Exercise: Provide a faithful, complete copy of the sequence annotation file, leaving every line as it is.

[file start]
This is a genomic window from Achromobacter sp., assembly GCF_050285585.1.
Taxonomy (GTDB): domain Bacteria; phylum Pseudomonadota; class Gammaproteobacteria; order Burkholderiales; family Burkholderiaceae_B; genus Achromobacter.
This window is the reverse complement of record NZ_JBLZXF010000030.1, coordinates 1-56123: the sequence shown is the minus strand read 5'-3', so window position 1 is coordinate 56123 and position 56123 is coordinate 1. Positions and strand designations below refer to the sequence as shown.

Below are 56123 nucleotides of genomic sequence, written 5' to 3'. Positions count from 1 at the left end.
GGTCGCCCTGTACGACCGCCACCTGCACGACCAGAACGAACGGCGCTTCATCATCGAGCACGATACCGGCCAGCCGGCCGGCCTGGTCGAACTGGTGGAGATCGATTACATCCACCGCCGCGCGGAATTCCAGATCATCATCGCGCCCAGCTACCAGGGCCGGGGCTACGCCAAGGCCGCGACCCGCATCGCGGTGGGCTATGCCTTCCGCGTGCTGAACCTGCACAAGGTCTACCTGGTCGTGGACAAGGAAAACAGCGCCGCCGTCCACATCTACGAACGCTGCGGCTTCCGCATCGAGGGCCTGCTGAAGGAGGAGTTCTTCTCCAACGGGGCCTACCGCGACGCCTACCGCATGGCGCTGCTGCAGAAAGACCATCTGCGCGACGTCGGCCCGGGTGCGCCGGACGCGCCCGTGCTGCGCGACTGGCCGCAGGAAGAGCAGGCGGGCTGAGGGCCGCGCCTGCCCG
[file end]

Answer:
This is a genomic window from Achromobacter sp., assembly GCF_050285585.1.
Taxonomy (GTDB): domain Bacteria; phylum Pseudomonadota; class Gammaproteobacteria; order Burkholderiales; family Burkholderiaceae_B; genus Achromobacter.
This window is the reverse complement of record NZ_JBLZXF010000030.1, coordinates 1-56123: the sequence shown is the minus strand read 5'-3', so window position 1 is coordinate 56123 and position 56123 is coordinate 1. Positions and strand designations below refer to the sequence as shown.

Below are 56123 nucleotides of genomic sequence, written 5' to 3'. Positions count from 1 at the left end.
GGTCGCCCTGTACGACCGCCACCTGCACGACCAGAACGAACGGCGCTTCATCATCGAGCACGATACCGGCCAGCCGGCCGGCCTGGTCGAACTGGTGGAGATCGATTACATCCACCGCCGCGCGGAATTCCAGATCATCATCGCGCCCAGCTACCAGGGCCGGGGCTACGCCAAGGCCGCGACCCGCATCGCGGTGGGCTATGCCTTCCGCGTGCTGAACCTGCACAAGGTCTACCTGGTCGTGGACAAGGAAAACAGCGCCGCCGTCCACATCTACGAACGCTGCGGCTTCCGCATCGAGGGCCTGCTGAAGGAGGAGTTCTTCTCCAACGGGGCCTACCGCGACGCCTACCGCATGGCGCTGCTGCAGAAAGACCATCTGCGCGACGTCGGCCCGGGTGCGCCGGACGCGCCCGTGCTGCGCGACTGGCCGCAGGAAGAGCAGGCGGGCTGAGGGCCGCGCCTGCCCG